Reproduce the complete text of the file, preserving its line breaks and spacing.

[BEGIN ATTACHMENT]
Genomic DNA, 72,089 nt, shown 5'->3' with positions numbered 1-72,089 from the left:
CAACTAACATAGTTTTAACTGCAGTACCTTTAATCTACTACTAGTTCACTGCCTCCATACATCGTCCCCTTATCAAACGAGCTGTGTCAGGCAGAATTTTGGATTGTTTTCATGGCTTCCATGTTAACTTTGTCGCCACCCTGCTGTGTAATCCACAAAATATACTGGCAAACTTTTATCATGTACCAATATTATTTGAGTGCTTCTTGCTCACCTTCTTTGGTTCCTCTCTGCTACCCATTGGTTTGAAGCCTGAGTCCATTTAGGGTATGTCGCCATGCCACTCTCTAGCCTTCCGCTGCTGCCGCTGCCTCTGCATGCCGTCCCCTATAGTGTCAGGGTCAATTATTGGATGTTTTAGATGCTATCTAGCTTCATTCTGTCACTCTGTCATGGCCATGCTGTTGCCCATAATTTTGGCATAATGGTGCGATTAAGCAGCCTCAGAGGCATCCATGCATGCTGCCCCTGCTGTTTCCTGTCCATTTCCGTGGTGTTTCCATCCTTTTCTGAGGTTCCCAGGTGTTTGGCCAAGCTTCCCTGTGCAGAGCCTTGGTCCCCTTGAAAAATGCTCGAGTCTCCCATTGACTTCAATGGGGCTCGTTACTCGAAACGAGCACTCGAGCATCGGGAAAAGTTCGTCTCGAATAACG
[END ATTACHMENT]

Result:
Genomic DNA, 72,089 nt, shown 5'->3' with positions numbered 1-72,089 from the left:
CAACTAACATAGTTTTAACTGCAGTACCTTTAATCTACTACTAGTTCACTGCCTCCATACATCGTCCCCTTATCAAACGAGCTGTGTCAGGCAGAATTTTGGATTGTTTTCATGGCTTCCATGTTAACTTTGTCGCCACCCTGCTGTGTAATCCACAAAATATACTGGCAAACTTTTATCATGTACCAATATTATTTGAGTGCTTCTTGCTCACCTTCTTTGGTTCCTCTCTGCTACCCATTGGTTTGAAGCCTGAGTCCATTTAGGGTATGTCGCCATGCCACTCTCTAGCCTTCCGCTGCTGCCGCTGCCTCTGCATGCCGTCCCCTATAGTGTCAGGGTCAATTATTGGATGTTTTAGATGCTATCTAGCTTCATTCTGTCACTCTGTCATGGCCATGCTGTTGCCCATAATTTTGGCATAATGGTGCGATTAAGCAGCCTCAGAGGCATCCATGCATGCTGCCCCTGCTGTTTCCTGTCCATTTCCGTGGTGTTTCCATCCTTTTCTGAGGTTCCCAGGTGTTTGGCCAAGCTTCCCTGTGCAGAGCCTTGGTCCCCTTGAAAAATGCTCGAGTCTCCCATTGACTTCAATGGGGCTCGTTACTCGAAACGAGCACTCGAGCATCGGGAAAAGTTCGTCTCGAATAACG